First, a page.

A 2017 study funded by Cepham Inc–an herbal supplement manufacturer–published in the International Journal of Medical Sciences assessed how a patented fenugreek supplement would impact 50 men between the ages of 35 and 65. It was found that, within 12 weeks, after regular supplementation with fenugreek, testosterone levels rose by as high as 46 percent in 45 participants. It also increased:
- Mental alertness
- Sex drive
- Sperm count, according to a study in the Human Reproduction Update is closely connected to fertility and is a determinant of mortality and illness
Based on the US Department of Agriculture database One tablespoon of fenugreek seeds gives:
- Calories: 35
- Fat: 0.7 g
- Sodium: 7.44 mg
- Carbohydrates: 6.5 g, or 22% of your Daily Value (DV)
- Fiber: 2.7 g, or 10 percent D
- Protein: 2.5 g, or 5 % DV
- Iron: 3.7 mg, or 20% of the daily value
Despite its potential health benefits, fenugreek isn’t a great source of important nutrients–particularly since most recipes call for less than one tablespoon of the herb. A notable exception to iron is that it is vital to help red blood cells transport oxygen throughout the body, as per the National Library of Medicine.
Fenugreek is safe in the amounts typically found in food items however its safety when used in larger amounts is not certain, according to the NCCIH. Fenugreek’s safety is not guaranteed for usage during the pregnancy period in any quantity higher than that present in food products and is not recommended for use by children for dietary supplements.
Liver toxicity has been documented for people who use fenugreek by itself or in combination with other herbs. It could also trigger negative side effects, including:
- A drop in blood sugars when consumed in large quantities
If you’re interested in experimenting with using fenugreek to treat a condition such as those described above, consult an expert in health care like a primary care physician or registered dietitian. There’s no standard recommendation for the fenugreek dosage or formulation which is why they can assist you in determining the amount and how time you should be taking supplements with fenugreek.
How to consume fenugreek?
Fenugreek isn’t grown widely in the US It’s therefore accessible as an ingredient. If you’re cooking with fenugreek, consider:
- Soak the seeds for several hours overnight will assist in softening them
- It can be used in dishes that have longer cooking times and will aid in letting to let the flavors fully absorb
- The final touches to curries, sauces, and vegetable dishes by using dried or frozen Fenugreek leaves
- Incorporating it into warming, hearty meals, such as this vegan soup made with red lentils
Fenugreek is a popular flavoring used in many different food items that has essential health benefits, including cholesterol and blood sugar management. If you are a fan of the distinctive mixture of bitter and sweet flavors, try experimenting with Fenugreek leaves and seeds when cooking. However, you should consult an expert in health before adding the herb to your diet to understand how it could affect your personal health issues.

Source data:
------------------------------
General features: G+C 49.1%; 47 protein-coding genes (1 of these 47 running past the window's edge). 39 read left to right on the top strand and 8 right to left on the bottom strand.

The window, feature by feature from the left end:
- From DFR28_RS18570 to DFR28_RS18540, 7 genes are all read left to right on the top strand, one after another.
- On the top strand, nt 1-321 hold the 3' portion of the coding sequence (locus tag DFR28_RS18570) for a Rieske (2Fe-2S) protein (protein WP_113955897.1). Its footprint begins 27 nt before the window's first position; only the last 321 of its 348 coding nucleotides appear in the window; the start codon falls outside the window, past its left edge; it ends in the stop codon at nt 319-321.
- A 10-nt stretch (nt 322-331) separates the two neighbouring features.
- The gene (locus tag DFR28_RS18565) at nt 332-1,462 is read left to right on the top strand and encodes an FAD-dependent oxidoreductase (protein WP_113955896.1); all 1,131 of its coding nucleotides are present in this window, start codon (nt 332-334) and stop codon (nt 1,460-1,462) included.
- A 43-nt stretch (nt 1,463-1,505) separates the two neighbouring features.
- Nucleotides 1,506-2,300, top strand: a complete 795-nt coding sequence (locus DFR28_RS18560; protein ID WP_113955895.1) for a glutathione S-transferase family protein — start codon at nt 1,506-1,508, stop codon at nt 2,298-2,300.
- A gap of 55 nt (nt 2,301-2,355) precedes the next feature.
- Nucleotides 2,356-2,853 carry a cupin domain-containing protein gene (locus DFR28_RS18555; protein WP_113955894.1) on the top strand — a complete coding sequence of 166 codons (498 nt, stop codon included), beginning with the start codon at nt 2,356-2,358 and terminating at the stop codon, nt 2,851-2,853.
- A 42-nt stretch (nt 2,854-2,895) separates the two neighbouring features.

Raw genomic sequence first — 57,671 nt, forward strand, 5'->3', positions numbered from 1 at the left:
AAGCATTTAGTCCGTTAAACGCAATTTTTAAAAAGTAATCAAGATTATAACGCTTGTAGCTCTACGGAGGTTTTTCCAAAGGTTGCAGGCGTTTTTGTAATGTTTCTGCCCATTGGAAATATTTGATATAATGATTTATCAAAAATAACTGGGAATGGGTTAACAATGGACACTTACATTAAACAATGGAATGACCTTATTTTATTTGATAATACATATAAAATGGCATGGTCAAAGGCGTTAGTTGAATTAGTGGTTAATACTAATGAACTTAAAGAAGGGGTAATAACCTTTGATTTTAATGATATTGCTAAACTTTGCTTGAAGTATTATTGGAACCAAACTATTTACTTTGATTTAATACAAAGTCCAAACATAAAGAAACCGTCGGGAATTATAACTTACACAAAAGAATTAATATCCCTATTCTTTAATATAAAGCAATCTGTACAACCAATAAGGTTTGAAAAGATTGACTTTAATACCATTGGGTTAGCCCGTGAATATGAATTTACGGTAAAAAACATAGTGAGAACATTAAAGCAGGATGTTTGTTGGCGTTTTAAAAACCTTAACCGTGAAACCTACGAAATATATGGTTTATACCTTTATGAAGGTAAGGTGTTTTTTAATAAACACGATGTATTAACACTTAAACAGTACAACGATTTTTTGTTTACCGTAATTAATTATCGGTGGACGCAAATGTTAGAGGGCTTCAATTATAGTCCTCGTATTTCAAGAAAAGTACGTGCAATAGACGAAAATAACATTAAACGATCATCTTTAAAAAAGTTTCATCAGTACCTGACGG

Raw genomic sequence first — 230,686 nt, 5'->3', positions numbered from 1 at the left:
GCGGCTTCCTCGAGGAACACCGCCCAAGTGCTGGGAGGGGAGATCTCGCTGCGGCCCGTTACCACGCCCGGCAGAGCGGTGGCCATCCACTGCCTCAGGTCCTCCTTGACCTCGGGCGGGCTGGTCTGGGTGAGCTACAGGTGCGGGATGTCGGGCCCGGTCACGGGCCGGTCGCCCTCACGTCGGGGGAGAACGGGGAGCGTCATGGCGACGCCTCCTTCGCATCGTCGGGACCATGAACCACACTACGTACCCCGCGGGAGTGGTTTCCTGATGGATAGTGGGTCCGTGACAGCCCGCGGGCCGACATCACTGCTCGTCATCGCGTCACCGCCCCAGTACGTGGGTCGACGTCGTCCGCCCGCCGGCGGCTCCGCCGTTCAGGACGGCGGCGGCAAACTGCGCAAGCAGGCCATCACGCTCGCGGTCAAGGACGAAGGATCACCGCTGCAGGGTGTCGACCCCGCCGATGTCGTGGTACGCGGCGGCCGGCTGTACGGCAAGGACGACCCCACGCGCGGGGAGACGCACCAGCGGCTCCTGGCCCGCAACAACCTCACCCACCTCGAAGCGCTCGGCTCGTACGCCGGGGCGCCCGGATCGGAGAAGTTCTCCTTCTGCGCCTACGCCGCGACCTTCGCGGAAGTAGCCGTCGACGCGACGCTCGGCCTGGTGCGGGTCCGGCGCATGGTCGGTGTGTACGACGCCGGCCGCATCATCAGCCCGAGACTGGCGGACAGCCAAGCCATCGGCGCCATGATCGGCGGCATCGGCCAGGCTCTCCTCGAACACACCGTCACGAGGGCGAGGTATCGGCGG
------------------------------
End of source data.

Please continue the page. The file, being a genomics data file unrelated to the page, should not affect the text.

- National Center for Complementary and Integrative Medicine. Fenugreek.
- Gong J, Fang K, Dong H, Wang D, Hu M, Lu F. Effect of fenugreek on the hyperglycemia as well as hyperlipidemia in prediabetes and diabetes An analysis of the meta. J Ethnopharmacol. 2016;194:260-268. doi:10.1016/j.jep.2016.08.003.
- Centers for Disease Control and Prevention. Prevent Diabetes Complications.
- Centers for Disease Control and Prevention. Cholesterol.
- Heshmat-Ghahdarijani, K. Mashayekhiasl N Amerizadeh A, Jervekani ZT, Sadeghi. Effect of fenugreek consumption on the serum lipid profile An extensive review, meta-analysis, and systematic analysis. Phytother Res. 2020;34(9):2230-2245. doi:10.1002/ptr.6690.
- Centers for Disease Control and Prevention. Diabetes and Your Heart.
- Younes S, Amiraliakbari S, Esmaeili S, Alavi Majd H, Nouraei S. Effects of Fenugreek Seed on the Severity and Systemic Symptoms of Dysmenorrhea. J Reprod Infertil. 2014;15(1):41-48. PMC3955423.
- Shawna R, Qiblawi S, Ghanayem H. What Benefits and Risks of using Fenugreek as a galactagogue need to be discussed in clinical Consultations? The results of a Delphi Study among Breastfeeding Women Gynecologists, Pediatricians Family Physicians, and Lactation Consultants and Pharmacists. Evid Based Complement Alternat Med. 2018;2018:2418673. doi:10.1155/2018/2418673.
- Mansoori A Hosseini S, Zilaee M, Hormoznejad R, Fathi M. Effect of the fenugreek extract supplementation on testosterone levels in males The meta-analysis of clinical studies. Phytother Res. 2020;34(7):1550-1555. DOI: 10.1002/ptr.6627.
- Harvard Health Publishing. Testosterone — What It Does And Doesn’t Do.
- Maheshwari A, Verma N, Swaroop A, et al. Effectiveness of FurosapTM, a unique Trigonella foenum-graecum seed extract, in Enhancing Testosterone Levels and Enhancing Sperm Profile of male volunteers. Int J Med Sci. 2017;14(1):58-66. doi:10.7150/ijms.17256.
- Levine H, Jorgensen N, Martino-Andrade A, et al. Temporal patterns in sperm count: an extensive overview and analysis of meta-regression. Hum Reprod Update. 2017;23(6):646-659. doi:10.1093/humupd/dmx022.
- US Department of Agriculture. Spices, fenugreek seed.
- MedlinePlus. Iron.
- Serious Eats. Spice Hunting: Fenugreek (Methi).
- The Spruce Eats. What Is Fenugreek?
- Allrecipes. Vegan Red Lentil Soup.